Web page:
Michele Mari (trans. Brian Robert Moore)

January 12, 2024 
The following is the first chapter from Michele Mari's novel Verdigris. Mari is one of Italy’s most renowned contemporary writers. He has published ten novels, in addition to several short story and poetry collections, and has received prestigious awards including the the Bagutta Prize, the Mondello Prize and the Selezione Campiello Prize. In a survey published by the magazine Orlando Esplorazioni in 2015, Mari was ranked the contemporary Italian author most likely to be read by generations to come.

Bisected by a precise blow of the spade, the slug writhed a moment longer: then it moved no more. All its glittering viscosity was left in its wake, for the split instead revealed a dry and compact surface, whose purplish-brown hue made it resemble the sliced end of a miniature bresaola. So, the animal needed to rid itself continuously of its slimy shame in order to maintain an inner purity, and fruit of this noble punishment was the metamorphosis of that foul ejection into splendidly iridescent shards.

Corrugated with parallel and regular grooves, its integument had a reddish color reminiscent of a bolete, a characteristic that distinguished the mollusk in question as a red slug, or rather, a French slug: stubbier and lighter than the local variety, with a silhouette closer to a whale’s than to a serpent’s, and with shorter horns less given to protrusion.

“Blech!” exclaimed the churl, spitting on the tiny cadaver but missing it by a few centimeters. Then he pulled back the spade and slid its blade between two fingers, as if to clean it of a slime that existed only in his mind. “Frensh slug!”—and once again there exploded forth a clot of saliva that, like the preceding gob, no benediction could have transformed into mother-of-pearl. “Cripes, be a nasty slug!” And finally he walked away.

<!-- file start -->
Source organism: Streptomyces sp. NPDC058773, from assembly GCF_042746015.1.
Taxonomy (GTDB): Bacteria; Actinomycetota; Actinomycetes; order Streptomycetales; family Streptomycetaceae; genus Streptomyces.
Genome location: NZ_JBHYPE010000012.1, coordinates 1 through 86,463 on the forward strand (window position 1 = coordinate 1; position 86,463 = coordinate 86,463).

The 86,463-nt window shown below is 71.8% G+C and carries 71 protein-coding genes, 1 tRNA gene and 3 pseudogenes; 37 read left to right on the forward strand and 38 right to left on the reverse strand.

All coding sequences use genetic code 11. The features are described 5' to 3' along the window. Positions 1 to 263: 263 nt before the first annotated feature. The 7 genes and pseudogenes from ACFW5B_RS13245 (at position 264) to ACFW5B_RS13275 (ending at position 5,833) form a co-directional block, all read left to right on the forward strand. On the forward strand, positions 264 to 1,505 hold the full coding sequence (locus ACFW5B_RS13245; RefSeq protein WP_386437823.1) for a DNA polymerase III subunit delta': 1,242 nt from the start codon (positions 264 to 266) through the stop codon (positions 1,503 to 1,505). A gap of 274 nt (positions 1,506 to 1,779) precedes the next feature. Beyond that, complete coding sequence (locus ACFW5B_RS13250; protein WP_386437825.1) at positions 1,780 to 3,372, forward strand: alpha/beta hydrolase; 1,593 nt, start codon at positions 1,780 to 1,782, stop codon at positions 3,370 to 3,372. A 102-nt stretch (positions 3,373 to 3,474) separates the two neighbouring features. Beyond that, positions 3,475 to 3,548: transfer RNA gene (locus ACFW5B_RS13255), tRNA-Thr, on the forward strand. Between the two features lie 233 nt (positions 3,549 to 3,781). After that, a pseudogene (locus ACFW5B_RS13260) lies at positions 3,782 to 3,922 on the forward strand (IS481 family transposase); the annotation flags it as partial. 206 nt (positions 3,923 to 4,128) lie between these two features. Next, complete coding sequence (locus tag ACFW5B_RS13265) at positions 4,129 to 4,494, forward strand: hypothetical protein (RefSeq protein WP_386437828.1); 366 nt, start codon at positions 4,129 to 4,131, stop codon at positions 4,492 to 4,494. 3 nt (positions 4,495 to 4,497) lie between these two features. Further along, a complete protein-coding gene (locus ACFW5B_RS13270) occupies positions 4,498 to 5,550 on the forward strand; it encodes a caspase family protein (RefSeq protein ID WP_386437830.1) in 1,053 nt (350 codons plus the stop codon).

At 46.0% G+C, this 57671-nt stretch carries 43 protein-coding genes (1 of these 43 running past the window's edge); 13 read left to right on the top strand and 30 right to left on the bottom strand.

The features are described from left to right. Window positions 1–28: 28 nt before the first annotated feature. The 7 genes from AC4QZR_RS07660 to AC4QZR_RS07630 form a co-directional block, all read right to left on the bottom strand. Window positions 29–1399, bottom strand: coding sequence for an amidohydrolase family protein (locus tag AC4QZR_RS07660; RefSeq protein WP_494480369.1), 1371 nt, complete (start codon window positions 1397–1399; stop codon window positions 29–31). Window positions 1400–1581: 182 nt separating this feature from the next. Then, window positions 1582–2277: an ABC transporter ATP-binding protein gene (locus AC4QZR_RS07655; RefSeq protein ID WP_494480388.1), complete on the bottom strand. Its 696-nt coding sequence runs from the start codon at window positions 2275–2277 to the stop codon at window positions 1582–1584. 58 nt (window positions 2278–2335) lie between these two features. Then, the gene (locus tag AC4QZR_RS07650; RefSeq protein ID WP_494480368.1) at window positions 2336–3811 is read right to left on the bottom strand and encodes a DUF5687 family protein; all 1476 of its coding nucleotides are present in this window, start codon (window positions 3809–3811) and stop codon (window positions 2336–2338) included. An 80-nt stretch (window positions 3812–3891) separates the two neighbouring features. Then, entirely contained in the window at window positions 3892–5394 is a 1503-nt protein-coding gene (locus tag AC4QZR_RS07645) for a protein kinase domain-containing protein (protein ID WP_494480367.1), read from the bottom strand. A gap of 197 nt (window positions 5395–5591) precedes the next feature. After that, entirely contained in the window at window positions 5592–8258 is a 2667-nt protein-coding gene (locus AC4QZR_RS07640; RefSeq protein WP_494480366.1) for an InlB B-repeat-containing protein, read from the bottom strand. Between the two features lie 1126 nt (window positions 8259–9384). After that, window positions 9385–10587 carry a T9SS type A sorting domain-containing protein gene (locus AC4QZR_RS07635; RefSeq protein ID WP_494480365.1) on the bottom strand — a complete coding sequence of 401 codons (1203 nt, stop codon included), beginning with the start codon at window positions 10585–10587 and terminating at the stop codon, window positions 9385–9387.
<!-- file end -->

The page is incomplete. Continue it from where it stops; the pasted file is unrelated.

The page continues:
I, too, walked away, only to come back a few hours later to witness the work of the ants, which, having completely covered the two stumps of the slug, sucked out its lifeblood, reducing the remains to a bundle of mummified fibers. I liked to think of those tiny creatures as the crew of the Pequod engaged in carving a cetacean, and from this thought took shape the irresistible image of a mammoth white slug riddled with scars, the slug of vengeance . . .

Too bad that my country fellow had nothing of Captain Ahab about him. Rather, he was characterized by a kind of formlessness, both in his corpulence, perennially enveloped in the same bluish coverall, and in his face, which was complicated by a scar running from the lashes of his left eye to his lip, by a vast birthmark colored the purplish tint of wine sediment, and by his many warts, whose protuberance was counterbalanced by the chasmic concavity of his smallpox ulcers. Markedly wrecked was his nose, knobby and spongelike as though due to a cirrhotic liver, and covered by a network of little dark veins. Unpleasantly teary were his eyes, with lids almost glued together by resin, apparently from chronic pinkeye: a phenomenon that, at the very least, granted him a pensive and concentrated air, like someone gazing with his mind’s eye at metaphysical distances.

In my head, I called him the verdigris man, because of all his tasks—which included the tending of the vegetable garden and trees, the minimal upkeep of the house, the cutting of the grass, and the farming of chickens and rabbits—for a young boy, the preparing and the spraying of verdigris was the most enchanting. I would see him break up clumps of solid verdigris in a metal bin, and each one of those fragments held the sinister seduction of the colored chalks that proved fatal for Mimì, the “silly girl” from the nursery rhyme. Awful punishments awaited, were I to lay but a finger on one of those fragments; and yet, seeing as he handled them with his bare hands, drawing from them a turquoise that not only tinted his skin but settled permanently under his fingernails, the possibilities were twofold: either the verdigris was not all that dangerous, or he truly was a monster. And it was to this second hypothesis that I ever confidently clung.